The game state begins simple, but rapidly becomes very complex and sophisticated. The placement of a single ship might be the difference between winning the game or losing and understanding how to assess risk and reward is a challenging task. That task is part pattern matching, part situational awareness, and part ability to creatively apply fragmentary tools to accomplish particular ends. Specialists for example have individual use, but often have much greater synergistic impact if wielded together. As such, the effectiveness of two unrelated specialists used in isolation might be far less than two compatible specialists used together. That is going to be situational though and relies on players having their own mini cottage industry of interlocking effects. You might for example have a specialist that lets you perform two trades in a turn, another that lets you turn two boats into a gold boat, and a third that lets you sell gold boat for five coins. What those three together let you do is buy two boats for two coins, trade them into a gold boat, and then sell that gold boat for five coins. Every turn. A fourth specialist there effectively turns that into a free victory point every turn as long as the game goes on. As you might imagine, this has a powerful impact on the game economy, on the relative value of ships, and on the impact of game length on everyone. It also needs you to develop a play style and strategy that maximises the benefits you have engineered.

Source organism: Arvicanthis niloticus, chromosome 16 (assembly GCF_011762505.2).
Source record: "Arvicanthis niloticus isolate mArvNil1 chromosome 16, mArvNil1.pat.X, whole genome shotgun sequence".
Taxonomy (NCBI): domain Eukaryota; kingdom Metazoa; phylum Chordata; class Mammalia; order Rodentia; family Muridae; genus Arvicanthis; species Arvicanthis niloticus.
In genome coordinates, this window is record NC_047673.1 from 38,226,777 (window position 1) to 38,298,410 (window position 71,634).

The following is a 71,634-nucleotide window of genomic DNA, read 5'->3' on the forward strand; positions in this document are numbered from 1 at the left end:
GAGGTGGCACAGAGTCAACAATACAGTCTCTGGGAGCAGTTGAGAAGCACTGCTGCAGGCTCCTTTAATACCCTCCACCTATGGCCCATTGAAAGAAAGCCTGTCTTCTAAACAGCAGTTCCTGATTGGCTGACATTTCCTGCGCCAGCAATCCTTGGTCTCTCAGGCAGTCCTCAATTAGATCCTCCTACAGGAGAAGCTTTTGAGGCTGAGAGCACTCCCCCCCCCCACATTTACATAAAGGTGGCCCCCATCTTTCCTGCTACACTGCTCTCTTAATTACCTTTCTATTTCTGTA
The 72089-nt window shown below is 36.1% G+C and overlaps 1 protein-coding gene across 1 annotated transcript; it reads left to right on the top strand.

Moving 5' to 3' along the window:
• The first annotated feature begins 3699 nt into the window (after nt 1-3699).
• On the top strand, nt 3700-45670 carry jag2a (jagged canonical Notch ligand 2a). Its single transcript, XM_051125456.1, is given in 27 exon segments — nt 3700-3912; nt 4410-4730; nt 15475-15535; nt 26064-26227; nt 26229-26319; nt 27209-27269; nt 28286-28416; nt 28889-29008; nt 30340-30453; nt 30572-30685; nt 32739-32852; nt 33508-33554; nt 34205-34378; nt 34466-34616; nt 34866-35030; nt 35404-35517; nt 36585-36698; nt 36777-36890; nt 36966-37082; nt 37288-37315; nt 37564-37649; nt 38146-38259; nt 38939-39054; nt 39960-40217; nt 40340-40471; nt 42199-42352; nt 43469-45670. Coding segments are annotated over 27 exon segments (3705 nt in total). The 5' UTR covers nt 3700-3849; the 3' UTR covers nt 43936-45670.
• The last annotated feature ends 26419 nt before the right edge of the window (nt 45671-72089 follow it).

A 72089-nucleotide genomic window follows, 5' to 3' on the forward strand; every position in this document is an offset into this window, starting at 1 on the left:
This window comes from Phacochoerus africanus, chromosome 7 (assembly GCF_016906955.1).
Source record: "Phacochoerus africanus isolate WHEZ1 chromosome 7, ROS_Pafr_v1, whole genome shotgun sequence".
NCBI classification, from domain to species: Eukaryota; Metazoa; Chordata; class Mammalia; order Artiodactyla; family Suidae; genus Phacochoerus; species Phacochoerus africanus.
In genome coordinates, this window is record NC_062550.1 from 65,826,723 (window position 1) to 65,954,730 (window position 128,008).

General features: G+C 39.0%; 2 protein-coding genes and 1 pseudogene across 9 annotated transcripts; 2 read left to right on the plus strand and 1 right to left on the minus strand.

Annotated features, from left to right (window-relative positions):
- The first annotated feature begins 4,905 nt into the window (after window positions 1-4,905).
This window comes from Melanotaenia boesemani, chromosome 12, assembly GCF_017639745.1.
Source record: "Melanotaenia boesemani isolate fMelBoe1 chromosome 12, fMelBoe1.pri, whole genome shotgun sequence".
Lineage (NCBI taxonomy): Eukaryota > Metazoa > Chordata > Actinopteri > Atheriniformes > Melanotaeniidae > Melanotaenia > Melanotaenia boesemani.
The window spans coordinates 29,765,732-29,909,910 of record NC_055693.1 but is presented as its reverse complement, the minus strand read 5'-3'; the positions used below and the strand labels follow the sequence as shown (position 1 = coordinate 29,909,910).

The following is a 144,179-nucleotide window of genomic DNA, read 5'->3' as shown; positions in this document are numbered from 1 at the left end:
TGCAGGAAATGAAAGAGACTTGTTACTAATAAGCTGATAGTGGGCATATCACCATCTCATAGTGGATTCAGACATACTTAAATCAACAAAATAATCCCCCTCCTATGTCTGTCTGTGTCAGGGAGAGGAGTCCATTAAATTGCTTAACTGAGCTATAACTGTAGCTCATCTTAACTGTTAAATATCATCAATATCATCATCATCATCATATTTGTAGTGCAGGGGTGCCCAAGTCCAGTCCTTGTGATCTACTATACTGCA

Game flow is mutable because the order in which each player takes their turn depends on the fleet token they took in the last round. As such it’s possible for a player to go first in one round and last in the next, or for someone to take two turns back to back, and so on. There’s conditionality too within turns because buildings may or may not generate standard adjacency bonuses depending on their type and the specialists a player may have available. It’s not as simple as ‘take your turn and place a building’. One turn may be very different from another.